When I think of Valentine's Day, I think of love. And when I think of love, I think of pasta. A couple of weeks ago, the topic of Bucatini all'Amatriciana came up repeatedly in the span of a couple of days. First, Beth mentioned it a couple of times as her favorite pasta to make. While we were cheese-hunting down in the Italian market, she snatched up a giant package of bucatini and some pancetta. Earlier that same day I had read an article in The New York Times about pasta all'amatriciana and it's many variations across Italy, but one key constant was given - that it must be made with guanciale, the cured, unsmoked jowl of the pig. (I told Beth what I had read, but she decided to stick with the cured meat that she knew). Guanciale is only just becoming widely available in America, so I don't blame her for being cautious. I think I've had it maybe twice in my life and I can't say I remembered just what it tasted like. The very next day, I was lazing around the house watching Lidia Bastianich make some classic Roman pastas and wouldn't you know it, she was making Bucatini all'Amatriciana! It was like a sign from above, I must make it, I must go back to the Italian market and grab a chunk of guanciale and prove to myself once and for all that it is meant to be.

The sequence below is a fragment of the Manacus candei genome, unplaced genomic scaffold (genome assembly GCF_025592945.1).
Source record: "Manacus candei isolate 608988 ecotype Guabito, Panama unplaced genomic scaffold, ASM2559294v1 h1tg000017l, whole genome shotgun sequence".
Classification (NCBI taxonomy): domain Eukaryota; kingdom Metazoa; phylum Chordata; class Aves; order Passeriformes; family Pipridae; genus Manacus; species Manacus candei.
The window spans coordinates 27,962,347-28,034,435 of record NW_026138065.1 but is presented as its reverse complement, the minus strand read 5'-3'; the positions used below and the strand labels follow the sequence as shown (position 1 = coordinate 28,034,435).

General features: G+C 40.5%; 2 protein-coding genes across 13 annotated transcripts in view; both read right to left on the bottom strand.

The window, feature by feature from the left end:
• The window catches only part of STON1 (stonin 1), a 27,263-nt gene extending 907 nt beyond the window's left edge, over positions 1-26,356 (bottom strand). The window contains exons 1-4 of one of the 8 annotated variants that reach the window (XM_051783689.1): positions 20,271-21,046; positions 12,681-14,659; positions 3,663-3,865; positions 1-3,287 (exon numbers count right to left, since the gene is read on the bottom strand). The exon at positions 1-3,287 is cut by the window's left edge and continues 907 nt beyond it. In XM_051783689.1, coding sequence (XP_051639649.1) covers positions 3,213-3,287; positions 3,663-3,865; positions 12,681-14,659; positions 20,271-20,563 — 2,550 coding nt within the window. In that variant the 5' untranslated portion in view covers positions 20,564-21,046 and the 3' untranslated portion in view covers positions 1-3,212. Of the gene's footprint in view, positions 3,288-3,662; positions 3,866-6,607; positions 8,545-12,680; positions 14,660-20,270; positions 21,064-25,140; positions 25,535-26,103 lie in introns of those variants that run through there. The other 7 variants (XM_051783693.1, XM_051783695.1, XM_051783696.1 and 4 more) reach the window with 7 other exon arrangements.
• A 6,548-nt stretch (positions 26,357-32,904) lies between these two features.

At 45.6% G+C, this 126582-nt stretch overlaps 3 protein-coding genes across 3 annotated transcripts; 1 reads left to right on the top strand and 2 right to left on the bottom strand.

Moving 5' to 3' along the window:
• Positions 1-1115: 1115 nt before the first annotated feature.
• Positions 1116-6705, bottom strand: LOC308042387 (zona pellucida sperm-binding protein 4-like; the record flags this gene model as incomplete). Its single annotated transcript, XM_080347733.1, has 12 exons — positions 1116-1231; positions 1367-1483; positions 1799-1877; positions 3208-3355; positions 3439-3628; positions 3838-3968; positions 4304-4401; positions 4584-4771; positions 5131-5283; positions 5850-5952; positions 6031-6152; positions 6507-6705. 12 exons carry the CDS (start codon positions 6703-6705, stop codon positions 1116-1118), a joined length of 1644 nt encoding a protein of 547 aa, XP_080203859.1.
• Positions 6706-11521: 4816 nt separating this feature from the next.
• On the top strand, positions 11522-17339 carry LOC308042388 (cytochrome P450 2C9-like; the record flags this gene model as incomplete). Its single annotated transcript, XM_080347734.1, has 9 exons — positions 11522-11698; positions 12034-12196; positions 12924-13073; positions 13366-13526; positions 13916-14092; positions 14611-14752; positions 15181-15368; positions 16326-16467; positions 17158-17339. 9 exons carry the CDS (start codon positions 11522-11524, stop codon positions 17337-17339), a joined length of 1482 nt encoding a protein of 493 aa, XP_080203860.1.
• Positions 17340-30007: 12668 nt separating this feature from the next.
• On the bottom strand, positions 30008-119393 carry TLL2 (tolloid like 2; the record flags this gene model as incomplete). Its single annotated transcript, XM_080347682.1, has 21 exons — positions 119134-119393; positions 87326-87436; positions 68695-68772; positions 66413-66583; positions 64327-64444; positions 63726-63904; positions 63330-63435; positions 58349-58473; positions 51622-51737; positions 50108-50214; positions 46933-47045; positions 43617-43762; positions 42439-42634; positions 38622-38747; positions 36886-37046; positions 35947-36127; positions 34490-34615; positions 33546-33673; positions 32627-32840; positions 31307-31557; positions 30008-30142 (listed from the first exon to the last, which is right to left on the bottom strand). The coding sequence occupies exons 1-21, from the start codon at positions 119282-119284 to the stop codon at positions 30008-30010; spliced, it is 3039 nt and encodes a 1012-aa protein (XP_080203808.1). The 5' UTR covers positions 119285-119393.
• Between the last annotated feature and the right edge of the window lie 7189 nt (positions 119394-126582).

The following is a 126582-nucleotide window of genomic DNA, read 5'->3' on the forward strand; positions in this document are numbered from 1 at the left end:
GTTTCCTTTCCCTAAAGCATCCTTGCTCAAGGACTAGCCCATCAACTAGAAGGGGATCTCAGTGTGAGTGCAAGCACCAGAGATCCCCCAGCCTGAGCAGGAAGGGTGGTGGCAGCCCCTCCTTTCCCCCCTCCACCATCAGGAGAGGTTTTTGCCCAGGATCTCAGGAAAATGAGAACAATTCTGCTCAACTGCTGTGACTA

And let me tell you, that meat really did make all the difference. It's all about the fat. So much fat. And how delicious that fat is. Almost gamey in its intensity, I chopped the guanciale into lardons and cooked them in olive oil until they were very crispy. That, of course, left me with an almost obscene amount of oil in the pan, far more than I would need for the pasta, so I decided to drain some of that off and stash it in the fridge. Call me crazy, but I think that fat is destined for some buttermilk biscuits this weekend.
Another key ingredient in all'amatriciana is the hot peperoncino. I may have gone slightly overboard with that last night - our lips were burning - but I figure some heat is good for a night that's supposed to be about passion.
Recipe after the jump:
1 pound bucatini (or perciatelli if that's all you can find)
1 tbsp olive oil
1/2 pound guanciale, chopped into small chunks
1 medium onion, diced
2 cloves garlic, minced
1 28-ounce can whole San Marzano tomatoes, chopped or crushed by hand
1 tsp dried peperoncino or hot red pepper flakes
salt and pepper, to taste
1 cup grated pecorino romano
Heat the olive oil in a large saute pan, then add the guanciale and allow to crisp well. Remove the guanciale with a slotted spoon and let drain on paper towels. Pour off the fat, leaving 2 or 3 tbsp in the pan. Saute the onions in the fat until translucent, then add the garlic for a minute or two. Find a hotspot in the pan and sprinkle the peproncino, allowing to toast for a minute. Add the tomatoes and the guanciale, then bring to a simmer for 10 minutes while the pasta cooks. When the pasta is just short of al dente, drain and add to the sauce, tossing well to coat. Add half of the cheese and toss well, adjusting salt and pepper to taste. Serve immediately topped with the remaining cheese.